As Rand notes (ibid.), “[t]he work involved is staggering” – much too daunting to attempt in the early, exploratory stages of ..., and largely irrelevant to the present project, anyway. Rand’s goal for such research is to develop a standard for evaluating music based on how much integration a given musical composition achieves. We will certainly consider how well the factors of melodies and themes work together in one piece compared with another, much as one considers which of two shades of orange are closer to red than to yellow. But the massive undertaking Rand suggests is neither possible nor necessary in order to get a very large foot in the door in understanding the emotional power of melody.
Nor, therefore, does this book aim at the musical equivalent of a “Theory of Everything.” The current quest in physics is to find a “Grand Unifying Theory” to explain gravity, electro-magnetism, and the nuclear forces and how the universe evolved the way it did. This is way beyond Einstein and his theories of Relativity, who went way beyond Newton and his Theory of Universal Gravitation, who went way beyond Galileo and his Laws of Motion and Kepler’s Laws of Planetary Motion. I envision my efforts, certainly those in this book, to be on the scale of what Galileo and Kepler did. I am making a deliberately limited examination of certain features of certain aspects of a certain set of musical pieces, trying to find out what “makes them tick,” and specifically how they stir emotions in listeners.
Another thing this book will not try to do is to provide a set of standards for evaluating all music as to its worthiness. My own operating premise is that melody and harmonic goal-directedness are very important and valuable in providing “emotional fuel” to listeners of music, and I thus give them primary consideration in my book. However interesting it would be to argue the point, though, I am not saying here that dramatic music is better than music that functions similarly to landscape painting (“tone poems,” Impressionistic music) or poetry (Baroque dance forms, early Classical themes), any more than I am saying that a novel is better than a poem or a painting. To each his own.
Nor will this book try to argue the case for why purposeful elements in music are better than non-purposeful elements, or why music with confidently assertive melodies are better than music with wistfully resigned melodies, or why music with coherent melodies and harmonic progression are better than incoherent music, or why music with successful resolutions of conflict are better than music in which such resolution is avoided or denied. These are basically the artistic counterpart of the cardinal issues of ethics: Do you value purpose or not? Do you value self-esteem or not? Do you value reason and understanding or not? Do you value happiness or not?
I trust that my readers know where they stand on the basic ethical issues, one way or the other. It’s not my job, nor my desire, to convert anyone to my point of view on those issues. In point of fact, any of these perspectives can be appropriate in a given song or theme, depending upon the context. In literature, most people regard villains as evil, but they are a necessary evil in a dramatic story, as a foil to the hero, i.e., to serve as contrast and source of conflict so that the plot is more interesting. Or, on a deeper level, an author might use an unhappy ending (as Ayn Rand did in We the Living
as a way of dramatizing how certain political or social situations are so inimical to human success and happiness that no other outcome is possible, despite the best efforts and struggling of the main characters.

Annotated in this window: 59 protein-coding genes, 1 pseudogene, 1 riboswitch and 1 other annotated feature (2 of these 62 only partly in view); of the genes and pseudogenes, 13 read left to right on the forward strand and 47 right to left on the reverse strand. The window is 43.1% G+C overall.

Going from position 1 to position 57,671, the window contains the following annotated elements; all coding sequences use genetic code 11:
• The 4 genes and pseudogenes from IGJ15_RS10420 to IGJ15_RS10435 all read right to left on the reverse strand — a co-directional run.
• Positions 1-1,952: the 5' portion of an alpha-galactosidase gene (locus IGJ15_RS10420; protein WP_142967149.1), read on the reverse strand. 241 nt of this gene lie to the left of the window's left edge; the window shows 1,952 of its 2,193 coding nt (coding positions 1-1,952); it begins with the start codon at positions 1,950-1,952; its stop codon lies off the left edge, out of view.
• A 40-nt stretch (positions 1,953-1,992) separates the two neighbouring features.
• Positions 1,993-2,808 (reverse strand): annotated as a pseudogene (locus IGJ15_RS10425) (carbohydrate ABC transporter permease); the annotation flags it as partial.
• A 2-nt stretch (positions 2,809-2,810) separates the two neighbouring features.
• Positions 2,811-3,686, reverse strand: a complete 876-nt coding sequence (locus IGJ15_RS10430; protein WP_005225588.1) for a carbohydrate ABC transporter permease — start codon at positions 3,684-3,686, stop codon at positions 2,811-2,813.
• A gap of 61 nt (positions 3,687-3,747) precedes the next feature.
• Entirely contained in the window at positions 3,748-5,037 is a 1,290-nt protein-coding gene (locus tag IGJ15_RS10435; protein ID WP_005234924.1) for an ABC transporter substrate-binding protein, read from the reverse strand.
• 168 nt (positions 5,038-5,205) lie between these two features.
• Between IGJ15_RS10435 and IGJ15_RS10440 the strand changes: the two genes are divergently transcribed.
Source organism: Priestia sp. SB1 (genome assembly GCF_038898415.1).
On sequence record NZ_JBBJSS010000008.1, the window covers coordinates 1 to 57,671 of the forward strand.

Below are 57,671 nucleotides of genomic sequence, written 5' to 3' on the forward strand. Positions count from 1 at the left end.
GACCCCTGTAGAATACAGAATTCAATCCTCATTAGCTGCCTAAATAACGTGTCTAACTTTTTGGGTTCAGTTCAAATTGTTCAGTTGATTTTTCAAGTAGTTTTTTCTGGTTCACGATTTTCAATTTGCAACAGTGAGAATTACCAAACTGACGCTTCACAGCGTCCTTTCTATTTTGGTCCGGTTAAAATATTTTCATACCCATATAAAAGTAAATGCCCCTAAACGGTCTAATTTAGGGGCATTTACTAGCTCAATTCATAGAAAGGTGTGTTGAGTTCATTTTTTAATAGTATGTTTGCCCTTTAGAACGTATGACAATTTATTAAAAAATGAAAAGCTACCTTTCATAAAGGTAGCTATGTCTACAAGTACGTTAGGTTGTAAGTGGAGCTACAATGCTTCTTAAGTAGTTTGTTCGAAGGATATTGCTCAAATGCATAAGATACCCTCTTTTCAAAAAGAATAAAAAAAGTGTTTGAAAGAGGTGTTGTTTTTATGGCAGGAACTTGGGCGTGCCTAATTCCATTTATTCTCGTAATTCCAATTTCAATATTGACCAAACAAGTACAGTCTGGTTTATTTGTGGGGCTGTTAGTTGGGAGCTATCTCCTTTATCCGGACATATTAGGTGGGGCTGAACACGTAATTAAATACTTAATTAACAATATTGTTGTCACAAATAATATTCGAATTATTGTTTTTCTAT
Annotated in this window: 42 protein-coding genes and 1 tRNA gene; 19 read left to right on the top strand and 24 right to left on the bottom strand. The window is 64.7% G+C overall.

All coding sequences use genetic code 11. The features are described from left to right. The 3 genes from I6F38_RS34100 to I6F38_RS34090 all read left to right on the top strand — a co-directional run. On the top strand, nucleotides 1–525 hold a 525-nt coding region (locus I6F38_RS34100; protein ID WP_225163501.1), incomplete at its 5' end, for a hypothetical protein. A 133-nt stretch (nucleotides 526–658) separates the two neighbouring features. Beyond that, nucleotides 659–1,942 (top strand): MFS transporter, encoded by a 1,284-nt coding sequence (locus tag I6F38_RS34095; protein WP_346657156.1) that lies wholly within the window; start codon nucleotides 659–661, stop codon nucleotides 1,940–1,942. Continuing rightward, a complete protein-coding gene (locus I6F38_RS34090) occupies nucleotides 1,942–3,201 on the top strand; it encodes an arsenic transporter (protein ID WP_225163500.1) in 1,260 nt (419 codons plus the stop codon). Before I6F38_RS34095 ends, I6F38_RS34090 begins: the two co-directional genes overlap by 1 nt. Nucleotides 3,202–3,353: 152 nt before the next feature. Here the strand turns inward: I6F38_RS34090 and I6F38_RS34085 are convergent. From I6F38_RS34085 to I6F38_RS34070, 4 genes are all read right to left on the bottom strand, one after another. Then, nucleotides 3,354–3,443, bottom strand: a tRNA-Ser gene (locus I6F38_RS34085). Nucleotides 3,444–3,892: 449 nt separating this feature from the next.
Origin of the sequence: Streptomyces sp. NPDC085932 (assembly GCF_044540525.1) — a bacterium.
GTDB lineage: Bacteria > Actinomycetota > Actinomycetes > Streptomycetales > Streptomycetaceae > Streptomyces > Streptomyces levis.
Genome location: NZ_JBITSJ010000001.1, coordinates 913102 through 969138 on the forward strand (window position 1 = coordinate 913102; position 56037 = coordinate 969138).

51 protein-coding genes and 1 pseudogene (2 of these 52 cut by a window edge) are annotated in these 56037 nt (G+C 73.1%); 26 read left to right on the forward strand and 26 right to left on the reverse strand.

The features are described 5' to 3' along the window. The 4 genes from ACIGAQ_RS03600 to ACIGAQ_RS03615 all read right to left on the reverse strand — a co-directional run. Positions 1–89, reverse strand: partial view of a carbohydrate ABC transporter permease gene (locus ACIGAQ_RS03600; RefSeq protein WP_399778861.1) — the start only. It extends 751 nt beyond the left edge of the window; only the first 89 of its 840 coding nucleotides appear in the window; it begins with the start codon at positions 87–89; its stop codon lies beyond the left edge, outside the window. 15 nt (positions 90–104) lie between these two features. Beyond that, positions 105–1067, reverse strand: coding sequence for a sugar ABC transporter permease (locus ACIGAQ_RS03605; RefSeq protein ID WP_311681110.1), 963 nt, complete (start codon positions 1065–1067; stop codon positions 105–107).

Similarly, in music, contrasting themes are used to provide variety and conflict, which is developed and resolved in the course of the piece; 19th century sonata form is a particularly good example of this, though some popular songs also exhibit the pattern. Vigorously defiant pieces beginning and ending in the minor mode are an obvious parallel to the novel described above, and they convey the idea that there are no guarantees in life, that struggle can result in defeat. (All the more reason why it is so important that there are examples of vigorously defiant pieces that end triumphantly in a major key!)
Rather than speaking as advocate for any subcategory of melodies and themes, therefore, my mission, instead, is to lay out chapter and verse on how these different stances toward life can be embodied in the attributes of a melody, so that we all have a better grasp on why we are experiencing the emotions we do when listening to music. My aim is to help us understand the phenomena, to figure out how music conjures up emotions – so that listeners will have a better handle on why their feelings are being stirred by music, and performers will have more explicit means for optimizing the expressiveness of their playing, and composers will know in conceptual terms how better to tug at the heartstrings of their listeners, and teachers will have more ideas at their disposal in helping listeners, performers, and composers approach their musical experience with more success and enjoyment.
Having said that, I hasten to add that I do intend to compare, for instance, the songs that made the Hit Parade or the list of Best Loved Classical Melodies with those that didn’t. My goal in doing so, however, is not to prove which songs or themes were the best, in any philosophical sense. Instead, I will be trying to assess the relative effectiveness of the musical factors contributing to their emotionality, and whether that had anything to do with their relative stature and longevity in the public’s affections.
In other words, I will be aiming at an aesthetic evaluation of the melodies, at the effectiveness by which they conveyed their emotional meaning. (Rand [1975 (1971)] draws a clear distinction between philosophical evaluation and aesthetic evaluation of art, and I basically follow her guidelines in applying this to the identification and evaluation of the emotional effectiveness of music.) That presupposes an identification of their emotional meaning – which is, of course, the main point of this book: to pinpoint the objective indicators of emotion in music, which requires that we measure the attributes
of music and identify the meanings
they convey. Even delimited in this manner, the task will be a big one – one that I hope repays the efforts made with sufficient adventure and enjoyment for the reader!
[more to come]
Objectivism, properly used, is a tool for living, not a weapon with which to bash those one disagrees with.